Our local economy in 2012 showed signs of improving. Unemployment is down to 4.1% and increased building, housing starts and commercial permits:
Building Permits: 1928 to 2124; $205 million to $327 million
Commercial Building Permits: 113 to 335; $120 million to $164 million
Housing-single family: 191-297; $41 million to $67 million. We saw the completion of and occupation of 318 Commons with 170 students living there and 30 faculty housed there, evidencing the continued growth of UMR. Under 318 Commons is an exciting new restaurant, The Loop owned and operated by local John Marshall grads.
The Public Works and Transportation Operations Center was completed in 2012, allowing operations from the former MnDOT building on 4th Street SE to move. This new modern and efficient building will improve Public Works services as well as improving our Mass Transit System. We completed Phase II of 2nd Street SW reconstruction: from 6th Avenue to 11th Avenue creating this gateway to Rochester even more beautiful. Another major street and infrastructure project was 1st Avenue and 6th St SW, bordering the new Market Place development. This exciting new food co-op and housing reached their membership goal earlier than expected with stock totaling $900,000. A new Economic Development Partnership was created between the City of Rochester, Mayo Clinic and RAEDI in the new Mayo Business Accelerator in the Minnesota BioBusiness Center. Helen Keller once said, “Alone we can do so little, together we can do so much.”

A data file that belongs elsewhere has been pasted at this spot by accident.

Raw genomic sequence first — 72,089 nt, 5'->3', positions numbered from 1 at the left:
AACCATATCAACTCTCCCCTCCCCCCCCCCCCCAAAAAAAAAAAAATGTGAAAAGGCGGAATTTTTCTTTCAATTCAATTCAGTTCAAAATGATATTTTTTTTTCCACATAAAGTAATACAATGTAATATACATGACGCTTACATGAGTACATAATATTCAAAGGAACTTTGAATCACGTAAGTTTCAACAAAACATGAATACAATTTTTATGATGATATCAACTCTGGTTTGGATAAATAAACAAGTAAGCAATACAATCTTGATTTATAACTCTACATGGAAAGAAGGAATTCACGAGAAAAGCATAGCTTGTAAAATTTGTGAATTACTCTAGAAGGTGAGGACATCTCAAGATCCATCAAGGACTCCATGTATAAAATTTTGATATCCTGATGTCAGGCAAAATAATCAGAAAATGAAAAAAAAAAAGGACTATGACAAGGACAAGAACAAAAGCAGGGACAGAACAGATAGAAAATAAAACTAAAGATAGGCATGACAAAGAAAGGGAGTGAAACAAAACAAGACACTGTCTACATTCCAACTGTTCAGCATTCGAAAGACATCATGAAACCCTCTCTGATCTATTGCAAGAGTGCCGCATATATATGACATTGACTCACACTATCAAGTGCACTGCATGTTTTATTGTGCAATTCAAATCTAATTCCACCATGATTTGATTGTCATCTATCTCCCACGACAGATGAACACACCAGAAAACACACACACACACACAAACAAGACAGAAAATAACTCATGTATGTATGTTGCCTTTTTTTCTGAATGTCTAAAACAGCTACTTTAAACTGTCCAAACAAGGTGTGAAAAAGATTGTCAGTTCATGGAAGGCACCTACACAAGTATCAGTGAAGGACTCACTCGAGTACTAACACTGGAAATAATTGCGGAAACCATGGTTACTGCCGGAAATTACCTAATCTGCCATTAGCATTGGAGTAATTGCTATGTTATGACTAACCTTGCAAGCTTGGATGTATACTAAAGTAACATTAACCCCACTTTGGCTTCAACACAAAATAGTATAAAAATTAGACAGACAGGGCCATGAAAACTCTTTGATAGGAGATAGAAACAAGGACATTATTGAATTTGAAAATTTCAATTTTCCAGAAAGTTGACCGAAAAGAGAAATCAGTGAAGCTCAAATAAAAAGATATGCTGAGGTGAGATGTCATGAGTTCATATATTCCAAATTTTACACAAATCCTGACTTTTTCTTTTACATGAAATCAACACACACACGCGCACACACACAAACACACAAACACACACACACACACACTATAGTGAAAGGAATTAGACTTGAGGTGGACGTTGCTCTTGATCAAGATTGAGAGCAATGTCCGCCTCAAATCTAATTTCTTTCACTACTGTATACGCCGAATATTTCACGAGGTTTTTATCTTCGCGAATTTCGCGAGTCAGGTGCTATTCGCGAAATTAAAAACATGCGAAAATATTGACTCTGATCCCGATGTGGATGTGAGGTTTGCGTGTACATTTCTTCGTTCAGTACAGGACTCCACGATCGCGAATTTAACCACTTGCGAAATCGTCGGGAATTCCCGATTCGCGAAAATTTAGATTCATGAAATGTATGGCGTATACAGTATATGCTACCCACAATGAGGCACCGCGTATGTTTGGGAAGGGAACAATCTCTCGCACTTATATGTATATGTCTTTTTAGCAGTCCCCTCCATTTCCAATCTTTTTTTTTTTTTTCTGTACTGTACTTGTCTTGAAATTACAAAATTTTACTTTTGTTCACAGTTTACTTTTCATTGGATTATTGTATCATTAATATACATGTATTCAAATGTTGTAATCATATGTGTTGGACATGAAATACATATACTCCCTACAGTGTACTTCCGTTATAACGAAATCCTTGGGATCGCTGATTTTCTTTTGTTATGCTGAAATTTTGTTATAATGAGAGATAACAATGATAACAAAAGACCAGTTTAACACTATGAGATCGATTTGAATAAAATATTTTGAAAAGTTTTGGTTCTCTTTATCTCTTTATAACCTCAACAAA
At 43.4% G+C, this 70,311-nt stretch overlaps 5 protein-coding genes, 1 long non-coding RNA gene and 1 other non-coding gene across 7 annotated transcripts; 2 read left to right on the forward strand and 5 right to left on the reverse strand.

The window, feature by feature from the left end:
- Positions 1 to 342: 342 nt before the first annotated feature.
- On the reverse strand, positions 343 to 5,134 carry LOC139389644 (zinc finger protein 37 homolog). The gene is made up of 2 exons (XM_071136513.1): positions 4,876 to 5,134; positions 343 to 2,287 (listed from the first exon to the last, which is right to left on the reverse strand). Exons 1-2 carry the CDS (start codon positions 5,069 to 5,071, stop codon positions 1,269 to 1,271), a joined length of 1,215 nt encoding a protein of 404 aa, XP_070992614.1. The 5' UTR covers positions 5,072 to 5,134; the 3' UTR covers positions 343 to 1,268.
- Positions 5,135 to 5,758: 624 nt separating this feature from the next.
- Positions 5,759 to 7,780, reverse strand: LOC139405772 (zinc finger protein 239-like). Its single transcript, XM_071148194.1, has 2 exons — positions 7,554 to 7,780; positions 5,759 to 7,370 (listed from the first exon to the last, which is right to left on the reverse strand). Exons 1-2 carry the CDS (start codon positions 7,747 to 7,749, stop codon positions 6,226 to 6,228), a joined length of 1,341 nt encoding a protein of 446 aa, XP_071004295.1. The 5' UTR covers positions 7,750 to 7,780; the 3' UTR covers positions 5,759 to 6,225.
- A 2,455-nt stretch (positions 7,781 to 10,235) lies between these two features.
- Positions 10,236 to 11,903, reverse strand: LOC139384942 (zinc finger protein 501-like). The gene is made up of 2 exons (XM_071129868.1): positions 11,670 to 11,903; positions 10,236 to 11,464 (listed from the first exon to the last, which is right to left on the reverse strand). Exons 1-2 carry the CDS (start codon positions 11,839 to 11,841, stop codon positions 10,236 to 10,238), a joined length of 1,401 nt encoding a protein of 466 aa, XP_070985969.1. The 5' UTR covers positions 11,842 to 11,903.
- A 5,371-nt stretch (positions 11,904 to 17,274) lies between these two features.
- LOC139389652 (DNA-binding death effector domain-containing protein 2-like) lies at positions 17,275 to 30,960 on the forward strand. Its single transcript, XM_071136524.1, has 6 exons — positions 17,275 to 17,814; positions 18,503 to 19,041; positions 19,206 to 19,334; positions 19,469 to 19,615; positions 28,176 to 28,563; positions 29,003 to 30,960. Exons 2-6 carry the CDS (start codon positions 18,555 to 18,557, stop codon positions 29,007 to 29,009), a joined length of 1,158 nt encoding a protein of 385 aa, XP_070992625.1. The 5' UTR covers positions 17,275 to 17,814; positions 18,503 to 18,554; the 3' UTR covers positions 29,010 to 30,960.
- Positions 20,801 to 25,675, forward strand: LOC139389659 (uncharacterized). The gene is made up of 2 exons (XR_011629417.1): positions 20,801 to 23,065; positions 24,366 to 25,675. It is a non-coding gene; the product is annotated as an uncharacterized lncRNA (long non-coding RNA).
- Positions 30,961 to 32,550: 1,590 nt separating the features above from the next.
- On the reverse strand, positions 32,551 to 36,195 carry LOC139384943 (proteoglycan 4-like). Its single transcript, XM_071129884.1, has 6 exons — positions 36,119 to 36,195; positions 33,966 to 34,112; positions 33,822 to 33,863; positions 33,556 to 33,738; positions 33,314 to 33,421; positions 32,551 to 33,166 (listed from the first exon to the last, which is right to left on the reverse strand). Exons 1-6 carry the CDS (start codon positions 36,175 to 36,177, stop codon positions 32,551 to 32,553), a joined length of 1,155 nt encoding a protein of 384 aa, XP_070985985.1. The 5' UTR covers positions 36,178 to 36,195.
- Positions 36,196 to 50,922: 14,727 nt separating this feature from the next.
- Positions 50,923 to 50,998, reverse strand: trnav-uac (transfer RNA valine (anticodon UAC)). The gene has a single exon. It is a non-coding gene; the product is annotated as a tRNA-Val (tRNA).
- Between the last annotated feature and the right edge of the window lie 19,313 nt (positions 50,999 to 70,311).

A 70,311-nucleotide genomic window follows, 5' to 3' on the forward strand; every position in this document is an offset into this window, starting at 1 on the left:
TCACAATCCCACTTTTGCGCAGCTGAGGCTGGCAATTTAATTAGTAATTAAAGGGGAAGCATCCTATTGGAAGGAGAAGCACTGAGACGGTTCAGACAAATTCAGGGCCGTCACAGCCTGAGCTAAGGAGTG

There were disappointments in 2012:
- Not able to get bonding dollars for the Mayo Civic and Convention Center
- Our inability to pass a Heritage Preservation Ordinance; however we will continue to work on finding a way to address the protection of our Heritage, through incremental steps. I have confidence we will experience success.
It was an honor to represent Rochester at two major events: